This invention contemplates forming a thin wall metal tube, such as a sleeve, by cold or substantially cold extrusion which forms, in one extrusion operation, both full length and partial length grooves or channels within the interior wall of the tube. The equipment utilized generally includes an open ended die having one open end and a constricted extrusion die throat at the opposite end. A punch having a punch body slidably fits into the die open end. The punch includes an elongated extension divided into a leading end portion and a trailing end portion which slide through the die throat as the punch is advanced towards the throat. A number of radially outwardly extending, continuous teeth are formed on the punch leading section and these teeth continue along the length of the punch trailing section. In addition, separate teeth are formed on the punch trailing section only.
The process of this invention contemplates inserting a tubular metal blank, such as a steel material, into the open end of the die and inserting the punch within the die, with its extension passing through the center of the blank. The punch is advanced towards the throat while the punch leading section is located within the die throat so that the metal is cold flowed inwardly, due to the constricted die throat, around the punch leading section. That sizes the leading portion of the blank and the teeth form channels within the blank.
Thereafter, continued movement of the punch locates the punch trailing section within the die throat so that the metal tube cold flows inwardly around that section to continue the formation of the channels and, also, to form intermediate or partial channels within the middle portion of the blank. Then, the punch is removed, and a new blank is placed upon the first blank which still has a portion remaining within the die throat. Continued movement of the punch, at this point, presses the second blank which, in turn, presses the first blank through the die throat and causes its trailing end portion to cold flow inwardly around the punch extension lead section to continue the formation of the full length channels while discontinuing forming the partial channels. As a result, when the extruded blank, now a sleeve or finished tube, exits from the die throat, it is provided with some continuous channels extending its full length and some partial channels located only in its middle portions. That sleeve is then ready for any finish machining and drilling required to complete the construction of a valve body sleeve.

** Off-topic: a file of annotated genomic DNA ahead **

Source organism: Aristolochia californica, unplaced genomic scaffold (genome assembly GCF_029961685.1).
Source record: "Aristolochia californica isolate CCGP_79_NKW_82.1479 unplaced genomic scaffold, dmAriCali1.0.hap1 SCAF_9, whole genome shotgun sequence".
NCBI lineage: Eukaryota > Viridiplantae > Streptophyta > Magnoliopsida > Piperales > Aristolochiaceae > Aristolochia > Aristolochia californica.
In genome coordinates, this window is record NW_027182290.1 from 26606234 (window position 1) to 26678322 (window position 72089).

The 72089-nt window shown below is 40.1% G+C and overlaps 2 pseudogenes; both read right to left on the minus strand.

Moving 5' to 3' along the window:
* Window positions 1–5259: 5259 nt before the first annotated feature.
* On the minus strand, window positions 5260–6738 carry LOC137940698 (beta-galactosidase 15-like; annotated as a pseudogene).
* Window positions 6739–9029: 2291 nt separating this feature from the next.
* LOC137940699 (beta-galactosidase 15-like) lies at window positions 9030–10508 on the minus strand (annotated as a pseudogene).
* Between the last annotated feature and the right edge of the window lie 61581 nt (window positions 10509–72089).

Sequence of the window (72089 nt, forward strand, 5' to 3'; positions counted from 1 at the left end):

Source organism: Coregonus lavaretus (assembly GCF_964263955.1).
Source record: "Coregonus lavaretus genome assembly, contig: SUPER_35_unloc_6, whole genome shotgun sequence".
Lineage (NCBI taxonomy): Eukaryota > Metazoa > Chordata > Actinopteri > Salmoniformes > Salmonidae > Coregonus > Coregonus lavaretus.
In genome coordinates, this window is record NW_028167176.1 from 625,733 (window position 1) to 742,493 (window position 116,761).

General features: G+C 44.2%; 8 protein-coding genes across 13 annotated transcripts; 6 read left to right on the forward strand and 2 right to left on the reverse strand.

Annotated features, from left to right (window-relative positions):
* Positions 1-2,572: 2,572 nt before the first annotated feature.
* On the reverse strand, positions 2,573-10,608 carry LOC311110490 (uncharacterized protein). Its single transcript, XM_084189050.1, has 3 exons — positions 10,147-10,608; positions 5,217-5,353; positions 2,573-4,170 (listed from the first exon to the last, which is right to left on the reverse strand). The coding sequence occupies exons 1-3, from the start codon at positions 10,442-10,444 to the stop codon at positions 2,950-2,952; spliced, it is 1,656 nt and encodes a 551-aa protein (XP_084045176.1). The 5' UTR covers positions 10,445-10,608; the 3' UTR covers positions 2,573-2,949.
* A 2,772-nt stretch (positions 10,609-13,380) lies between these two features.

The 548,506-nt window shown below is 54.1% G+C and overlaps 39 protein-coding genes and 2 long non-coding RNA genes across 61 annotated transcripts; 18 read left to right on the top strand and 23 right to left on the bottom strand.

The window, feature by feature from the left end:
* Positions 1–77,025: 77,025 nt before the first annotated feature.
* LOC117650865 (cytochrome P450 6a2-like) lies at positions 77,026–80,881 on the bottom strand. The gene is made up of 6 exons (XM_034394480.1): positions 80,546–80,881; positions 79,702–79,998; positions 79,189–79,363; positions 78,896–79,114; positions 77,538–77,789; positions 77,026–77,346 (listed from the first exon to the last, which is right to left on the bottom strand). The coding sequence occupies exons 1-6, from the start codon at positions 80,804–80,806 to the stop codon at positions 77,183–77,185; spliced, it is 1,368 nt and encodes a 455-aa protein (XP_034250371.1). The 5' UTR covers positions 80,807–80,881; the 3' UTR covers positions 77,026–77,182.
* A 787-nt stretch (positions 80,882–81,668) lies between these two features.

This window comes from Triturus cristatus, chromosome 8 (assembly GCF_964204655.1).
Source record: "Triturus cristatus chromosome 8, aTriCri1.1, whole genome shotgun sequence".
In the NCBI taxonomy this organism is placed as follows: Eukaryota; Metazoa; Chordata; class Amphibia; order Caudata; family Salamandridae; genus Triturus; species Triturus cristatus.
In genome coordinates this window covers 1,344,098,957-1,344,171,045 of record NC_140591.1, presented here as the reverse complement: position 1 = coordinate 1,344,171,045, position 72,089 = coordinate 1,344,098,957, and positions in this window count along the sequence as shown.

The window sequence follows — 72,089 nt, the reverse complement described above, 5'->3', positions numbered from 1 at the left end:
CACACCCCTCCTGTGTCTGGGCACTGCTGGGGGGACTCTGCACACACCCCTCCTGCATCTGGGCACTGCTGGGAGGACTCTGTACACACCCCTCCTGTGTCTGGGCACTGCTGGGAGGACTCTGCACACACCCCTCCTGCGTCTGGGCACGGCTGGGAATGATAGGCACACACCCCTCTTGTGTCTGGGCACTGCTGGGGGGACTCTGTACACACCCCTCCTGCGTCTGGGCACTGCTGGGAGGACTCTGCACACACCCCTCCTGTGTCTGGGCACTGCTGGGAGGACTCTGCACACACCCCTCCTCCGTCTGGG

Significantly, the invention contemplates forming, in one pass through the die, a tubular part which is simultaneously provided with some full length and some partial length grooves or channels. These may be of different depths or widths as desired. Thereby, this eliminates the prior methods using more expensive machining and additional parts to form such an article.
Another object of this invention is to inexpensively form a metal tube or sleeve with a number of continuous and discontinuous channels, which may be of different depths and widths, wherein the metal receives the metallurgical improvements resulting from cold extrusion and, conversely, stresses and other metallurgical problems resulting from machining are eliminated.
Still a further object of this invention is to provide a method for forming tubes or sleeves with continuous and discontinuous channels by a single pass extrusion and, thereby, eliminate considerable hand labor and machining procedures for producing such a part.
These and other objects and advantages of this invention will become apparent upon reading the following description, of which the attached drawings form a part.
FIG. 1 is a cross sectional, perspective view of an extruded valve body sleeve with full length channels and partial length channels.
FIG. 2 is a top, plan view of the sleeve.
FIG. 3 is a cross sectional view taken in the direction of arrows 3--3 of FIG. 2.
FIG. 4 is a cross sectional, perspective, view showing the extrusion of the leading edge portion of the blank from which the sleeve is extruded.
FIG. 5 is a cross sectional view, in perspective, showing a continuation of the extrusion through the intermediate portion of the blank.
FIG. 6 illustrates, in perspective cross section, the completion of the extrusion of a first blank with a second, partially extruded blank, pushing against the first blank.
FIG. 7 is a perspective, cross sectional view of a prior art blank with broached channels.
FIG. 8 is a top, plan view of the prior art blank of FIG. 7.